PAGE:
Ram Navami: Hindus celebrate righteous reign of ancient king Sri Rama

FRIDAY, APRIL 15: The story of Lord Rama has been read, recited, acted out in passion plays and reviewed by Hindus worldwide, during a period known as Ramayana Week—all leading up to today’s climactic festival, Ram Navami. (Spellings vary; Ramanavami and Ramnavami are also common spellings.) Celebrated as the birth of Lord Rama, the seventh avatar of Vishnu, Ram Navami recalls the righteous, peaceful and presperous reign of the ancient kingdom under Sri Rama. The epic Ramayana, read during Ramayana Week, tells the exciting and thrilling adventures of Rama and the widespread anticipation of the long-awaited heir of King Dasharath of Ayodhya. Many Hindus believe that listening to the story of Rama cleanses the soul.

Did you know? According to studies, some consider the birth of Rama to have been in January of 4114 BCE.

Legend has it that Rama was born at noon: Rama’s dynasty has been linked with the sun, and at noon, the sun is at its brightest. At home, Hindus set pictures of Lord Rama, his wife (Sita), Hanuman and Lakshman in places of importance; puja is performed with joy. It is common to fast from onions, wheat products and several other foods on Ramanavami, and community meals free of these foods share the gaiety of the festival. In temples, fruits and flowers, Vedic chants and mantras are offered to Sri Rama. In South India, the wedding of Rama and Sita is ceremonially recognized, while in parts of North India, chariot processions attract thousands of visitors.

Did you know? Gandhi said that Ramrajya, the peaceful reign of Lord Rama, would be the ideal state of India following independence.


While the majority of India is celebrating Sri Rama, many Hindus also recall the birthday of the founder of the Swaminarayan tradition within Hinduism. In stark contrast to the millennia-old commemorations of most Hindu deities, this jayanti marks the birth of an 18th-century figure who lived into the 19th century. Lord Swaminarayan was born in North India and traveled across the country as a social and moral reformer. Today, his devotees sing, fast and offer food at temples, with a late culmination at 10:10 p.m.—the documented time of his birth.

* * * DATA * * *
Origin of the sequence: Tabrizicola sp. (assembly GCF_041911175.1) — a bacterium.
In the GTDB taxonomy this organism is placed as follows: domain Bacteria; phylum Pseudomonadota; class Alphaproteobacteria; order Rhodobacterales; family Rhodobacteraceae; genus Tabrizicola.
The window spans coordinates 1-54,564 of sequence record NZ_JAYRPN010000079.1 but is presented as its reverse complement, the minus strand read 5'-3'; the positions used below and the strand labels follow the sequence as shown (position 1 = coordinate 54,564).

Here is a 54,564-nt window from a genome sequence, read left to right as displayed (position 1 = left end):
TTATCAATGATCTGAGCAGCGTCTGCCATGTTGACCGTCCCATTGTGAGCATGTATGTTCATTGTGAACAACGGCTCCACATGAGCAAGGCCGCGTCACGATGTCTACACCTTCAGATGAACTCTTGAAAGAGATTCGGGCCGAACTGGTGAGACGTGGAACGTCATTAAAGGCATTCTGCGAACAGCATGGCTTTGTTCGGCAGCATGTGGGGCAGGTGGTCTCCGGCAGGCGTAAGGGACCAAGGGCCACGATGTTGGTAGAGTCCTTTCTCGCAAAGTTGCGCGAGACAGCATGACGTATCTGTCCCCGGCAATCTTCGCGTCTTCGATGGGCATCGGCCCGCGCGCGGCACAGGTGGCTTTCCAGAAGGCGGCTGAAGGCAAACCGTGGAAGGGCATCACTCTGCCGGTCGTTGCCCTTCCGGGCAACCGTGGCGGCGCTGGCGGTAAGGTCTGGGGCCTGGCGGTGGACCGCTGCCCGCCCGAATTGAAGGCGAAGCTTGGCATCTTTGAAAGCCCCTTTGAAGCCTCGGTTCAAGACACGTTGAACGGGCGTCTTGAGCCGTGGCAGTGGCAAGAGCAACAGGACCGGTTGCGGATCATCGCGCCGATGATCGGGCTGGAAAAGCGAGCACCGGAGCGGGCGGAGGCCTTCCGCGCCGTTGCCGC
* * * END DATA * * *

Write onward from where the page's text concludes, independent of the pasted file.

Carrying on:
In India, the Nagpur Municipal Corporation (NMC) has planned an awareness drive for HIV/AIDS to mark the centenary of a Ram Navami shobhyatra (procession). Organizers hope to inspire a record number of youths in taking an oath to prevent HIV/AIDS and spreading awareness—in a number that will break the current record for most participants in an event taking an oath for a social cause. (Read more here.) As one organizer explained in the Times of India, “Lord Hanuman is famous as a bachelor while Lord Ram as monogamist. HIV/AIDS will be eradicated if people follow the two Lords before and after marriage.”

RAM NAVAMI: Hindus rejoice in the reign of peace and prosperity

SATURDAY, APRIL 20: Nine days of reading and performing the epic Ramayana—to so-called Ramayana Week—has culminated in India today, for the widely celebrated festival of Ram Nami. In reverence of the peaceful emperor and admired hero, Lord Rama, many Hindus attend dramatic reenactments of events from his life today. While undertaking a daylong fast, devotees chant Vedic mantras at temples, offer fruits and flowers and rejoice for Lord Rama’s life. For millions, Ram Navami ends with a feast shared by family and friends, followed by spectacular fireworks displays.

Did you know? Mahatma Gandhi used the term Ramrajya, the reign of Rama, to describe how India should be after independence. Hindus believe that listening to the story of Rama cleanses the soul; that chanting his name eases the pains of life. It’s common to chant the name of Rama to rock babies to sleep.

Festivities begin at sunrise with ritual baths and prayers, but the most celebrated events of Ram Navami begin after noon, his alleged time of birth. Inside elaborately decorated temples, special prayers are recited for the unique reign of Lord Rama, which was filled with peace and prosperity. In North India, towering effigies of a ten-headed Ravana, Rama’s nemesis, are paraded through the streets, followed by shouting crowds that rejoice when Rama “makes an appearance” and pierces Ravana with an arrow, setting alight the fireworks inside the effigy. (Wikipedia has details.)  In some regions, a Ram Navami procession called Ratha Yatra sends decorated chariots through the streets, with costumed actors aboard to represent Rama, his brother Lakshmana, his queen Sita and his devotee, Hanuman. Hindus in South India perform the ceremonial wedding of Rama and his consort, Sita.


District leaders have taken measures to plan a peaceful Ram Navami this year, with some events having started as early as Thursday. (The Times of India reported.) Leaders decreed that only religious songs be played and that “communal harmony should be maintained at any cost.”